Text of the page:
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In South Africa Central bank worried by weaker bonds, ratings decisions

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South African Finance Minister Pravin Gordhan delivers his 2016 Budget speech to parliament in Cape Town, February 24, 2016. play

South African Finance Minister Pravin Gordhan delivers his 2016 Budget speech to parliament in Cape Town, February 24, 2016.


South Africa's central bank is worried that a sharp weakening of bonds and pending ratings decisions could badly affect investor sentiment towards the country while increasing the cost of funding government debt.

South African Reserve Bank's Deputy Governor Daniel Mminele said Standard & Poor's decision to revise the ratings outlook in Africa's most industrialised economy to negative in December had contributed to the sharp fall in local assets.

This had been worsened by the surprise firing of the finance minister shortly after, he said at a conference.

South Africa's benchmark bonds deteriorated sharply in early 2016, Mminele said, which had also led to the rand's weakening.

"Such pronounced weakening of bonds is of concern as the cost of funding government increases, but it also seems to reflect a steady deterioration in real money investor confidence," Mminele said.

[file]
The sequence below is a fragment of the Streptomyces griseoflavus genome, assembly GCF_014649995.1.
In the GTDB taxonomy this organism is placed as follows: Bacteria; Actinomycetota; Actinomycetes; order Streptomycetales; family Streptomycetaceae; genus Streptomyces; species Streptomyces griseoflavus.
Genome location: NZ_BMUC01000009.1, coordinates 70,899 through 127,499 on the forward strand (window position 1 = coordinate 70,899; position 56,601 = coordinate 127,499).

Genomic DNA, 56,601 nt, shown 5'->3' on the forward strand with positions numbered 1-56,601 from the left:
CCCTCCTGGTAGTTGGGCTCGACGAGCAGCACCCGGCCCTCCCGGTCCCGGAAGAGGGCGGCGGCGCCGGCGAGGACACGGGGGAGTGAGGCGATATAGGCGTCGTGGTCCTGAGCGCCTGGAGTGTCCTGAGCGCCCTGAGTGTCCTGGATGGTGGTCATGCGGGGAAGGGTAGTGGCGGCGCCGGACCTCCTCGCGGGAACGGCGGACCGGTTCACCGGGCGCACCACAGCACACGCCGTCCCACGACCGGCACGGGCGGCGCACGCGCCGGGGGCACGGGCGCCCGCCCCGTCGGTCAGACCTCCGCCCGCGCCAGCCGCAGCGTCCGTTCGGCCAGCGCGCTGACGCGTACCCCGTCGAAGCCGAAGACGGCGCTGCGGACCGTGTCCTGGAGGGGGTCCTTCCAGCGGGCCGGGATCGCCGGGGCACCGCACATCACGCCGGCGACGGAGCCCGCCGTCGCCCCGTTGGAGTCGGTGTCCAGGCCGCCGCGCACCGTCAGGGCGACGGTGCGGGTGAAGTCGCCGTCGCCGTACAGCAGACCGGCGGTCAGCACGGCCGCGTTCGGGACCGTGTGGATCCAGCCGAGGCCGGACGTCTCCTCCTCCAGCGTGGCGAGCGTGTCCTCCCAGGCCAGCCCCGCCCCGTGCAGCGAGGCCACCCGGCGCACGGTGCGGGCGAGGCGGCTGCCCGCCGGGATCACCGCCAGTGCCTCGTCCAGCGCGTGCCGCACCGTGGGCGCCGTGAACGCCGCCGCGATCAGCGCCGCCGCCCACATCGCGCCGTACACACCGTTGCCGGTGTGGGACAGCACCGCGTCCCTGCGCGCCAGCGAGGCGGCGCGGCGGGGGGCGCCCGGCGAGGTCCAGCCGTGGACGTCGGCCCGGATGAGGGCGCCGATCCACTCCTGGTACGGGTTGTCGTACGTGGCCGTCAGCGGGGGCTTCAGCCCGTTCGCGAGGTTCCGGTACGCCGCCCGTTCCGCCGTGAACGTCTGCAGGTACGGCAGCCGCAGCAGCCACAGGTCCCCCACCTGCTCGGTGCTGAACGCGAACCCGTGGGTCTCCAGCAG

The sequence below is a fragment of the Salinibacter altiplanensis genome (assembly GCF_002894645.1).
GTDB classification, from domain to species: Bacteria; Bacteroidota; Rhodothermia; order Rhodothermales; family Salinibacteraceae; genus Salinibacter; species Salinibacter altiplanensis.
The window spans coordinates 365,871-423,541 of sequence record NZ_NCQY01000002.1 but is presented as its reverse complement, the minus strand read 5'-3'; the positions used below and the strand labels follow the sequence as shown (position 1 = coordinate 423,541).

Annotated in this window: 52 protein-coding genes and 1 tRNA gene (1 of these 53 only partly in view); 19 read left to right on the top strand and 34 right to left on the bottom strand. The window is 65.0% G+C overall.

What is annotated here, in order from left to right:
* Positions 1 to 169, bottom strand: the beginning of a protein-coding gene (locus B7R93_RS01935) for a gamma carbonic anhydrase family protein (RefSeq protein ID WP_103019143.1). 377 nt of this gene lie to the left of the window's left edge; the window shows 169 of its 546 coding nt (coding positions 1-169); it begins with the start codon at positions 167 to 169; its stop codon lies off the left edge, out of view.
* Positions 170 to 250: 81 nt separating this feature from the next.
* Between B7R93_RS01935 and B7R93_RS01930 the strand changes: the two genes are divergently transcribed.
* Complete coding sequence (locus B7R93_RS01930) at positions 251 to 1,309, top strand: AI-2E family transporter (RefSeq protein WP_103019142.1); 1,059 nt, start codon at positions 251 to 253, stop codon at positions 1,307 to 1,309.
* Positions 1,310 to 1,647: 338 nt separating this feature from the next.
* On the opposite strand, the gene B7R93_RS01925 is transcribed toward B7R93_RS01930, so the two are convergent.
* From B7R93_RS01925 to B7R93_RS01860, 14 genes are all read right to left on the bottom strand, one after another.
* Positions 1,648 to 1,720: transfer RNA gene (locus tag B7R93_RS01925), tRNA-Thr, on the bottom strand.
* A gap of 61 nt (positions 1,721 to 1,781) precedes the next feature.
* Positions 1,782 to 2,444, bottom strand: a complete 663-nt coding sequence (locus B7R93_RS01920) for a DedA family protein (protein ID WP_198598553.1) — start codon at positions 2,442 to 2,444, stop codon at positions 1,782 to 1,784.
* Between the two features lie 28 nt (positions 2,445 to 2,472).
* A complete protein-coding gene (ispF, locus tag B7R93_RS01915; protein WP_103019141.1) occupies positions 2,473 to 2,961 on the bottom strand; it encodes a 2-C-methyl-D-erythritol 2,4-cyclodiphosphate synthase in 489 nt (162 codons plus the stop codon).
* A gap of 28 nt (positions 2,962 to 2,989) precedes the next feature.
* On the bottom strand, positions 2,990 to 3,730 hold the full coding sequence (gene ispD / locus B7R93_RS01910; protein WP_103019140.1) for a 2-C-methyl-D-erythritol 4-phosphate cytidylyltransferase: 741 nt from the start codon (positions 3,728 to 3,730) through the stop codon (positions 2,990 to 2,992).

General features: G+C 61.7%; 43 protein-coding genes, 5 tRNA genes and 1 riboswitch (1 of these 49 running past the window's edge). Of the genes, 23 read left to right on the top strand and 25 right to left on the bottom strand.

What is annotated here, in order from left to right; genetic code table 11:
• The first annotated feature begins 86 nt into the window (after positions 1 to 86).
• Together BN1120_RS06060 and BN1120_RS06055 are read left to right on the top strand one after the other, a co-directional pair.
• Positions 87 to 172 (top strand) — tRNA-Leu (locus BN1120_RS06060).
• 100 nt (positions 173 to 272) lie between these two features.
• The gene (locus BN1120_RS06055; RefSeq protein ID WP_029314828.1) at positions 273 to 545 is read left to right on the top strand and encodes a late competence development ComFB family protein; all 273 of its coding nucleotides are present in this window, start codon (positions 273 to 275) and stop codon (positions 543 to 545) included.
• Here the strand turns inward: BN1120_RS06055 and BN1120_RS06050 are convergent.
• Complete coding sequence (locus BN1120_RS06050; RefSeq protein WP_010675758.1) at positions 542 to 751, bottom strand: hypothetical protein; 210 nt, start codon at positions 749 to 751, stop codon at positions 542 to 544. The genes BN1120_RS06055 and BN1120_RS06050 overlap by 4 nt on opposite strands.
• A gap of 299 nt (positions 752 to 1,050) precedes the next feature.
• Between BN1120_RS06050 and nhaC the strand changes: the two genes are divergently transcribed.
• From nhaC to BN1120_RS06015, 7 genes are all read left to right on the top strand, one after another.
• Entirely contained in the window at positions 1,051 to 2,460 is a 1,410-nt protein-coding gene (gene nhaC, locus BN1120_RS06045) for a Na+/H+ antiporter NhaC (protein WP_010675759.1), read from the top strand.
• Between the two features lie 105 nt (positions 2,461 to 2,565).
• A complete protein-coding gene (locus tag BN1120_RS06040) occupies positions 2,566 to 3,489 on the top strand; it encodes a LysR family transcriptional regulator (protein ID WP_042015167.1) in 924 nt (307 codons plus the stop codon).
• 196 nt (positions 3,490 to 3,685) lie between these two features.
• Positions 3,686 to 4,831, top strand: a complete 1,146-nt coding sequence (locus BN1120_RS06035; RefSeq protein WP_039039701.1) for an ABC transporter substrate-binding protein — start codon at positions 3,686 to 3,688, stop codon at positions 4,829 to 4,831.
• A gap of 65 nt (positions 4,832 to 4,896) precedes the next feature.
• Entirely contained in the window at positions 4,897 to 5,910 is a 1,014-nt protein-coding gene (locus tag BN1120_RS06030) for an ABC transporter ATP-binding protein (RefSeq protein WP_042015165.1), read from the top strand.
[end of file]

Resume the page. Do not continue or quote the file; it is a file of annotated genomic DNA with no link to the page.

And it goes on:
"The changes in the Ministry of Finance shortly after the ratings action, drew an adverse reaction from the markets and contributed to further significant depreciation," he said.

President Jacob Zuma alarmed investors and caused the rand to tumble in December when he first replaced the former finance minister Nhlanhla Nene with David van Rooyen, a little-known politician with no financial background.

Under a barrage of criticism and a selling frenzy in the markets, Zuma replaced van Rooyen just days later with Pravin Gordhan, who returned to the job he had held from 2009 to 2014.

Mminele said the decision by the ratings firms likely would have an important effect on asset prices in South Africa.

Ratings firms Standard & Poor's and Fitch both have South Africa's debt just one level above subinvestment, while Moody's has the country two steps above junk, with possible downgrades imminent by mid-year as the country struggles to boost growth.

Investors have expressed concern that further policy uncertainty could lead to a ratings downgrade, potentially into "junk" territory, and raise borrowing costs.

The rand currency has recovered, rising to its firmest in four months on Monday, and has traded near that level this week as increased risk appetite lifted emerging markets. The rand traded at 14.3280 versus the dollar at 1855 GMT.

Speaking during an interview on CNBC Africa, the governor of the SARB, Lesetja Kganyago, said the successful issuance of a $1.25 billion 10-year bond, with a coupon of 4.875 percent earlier this month was a sign of confidence in the country.

"If you wanted evidence, I think that the most recent bond placement by the National Treasury, which was way oversubscribed tells you something, that we have actually able to get the investor community re-interested in South Africa," he said.

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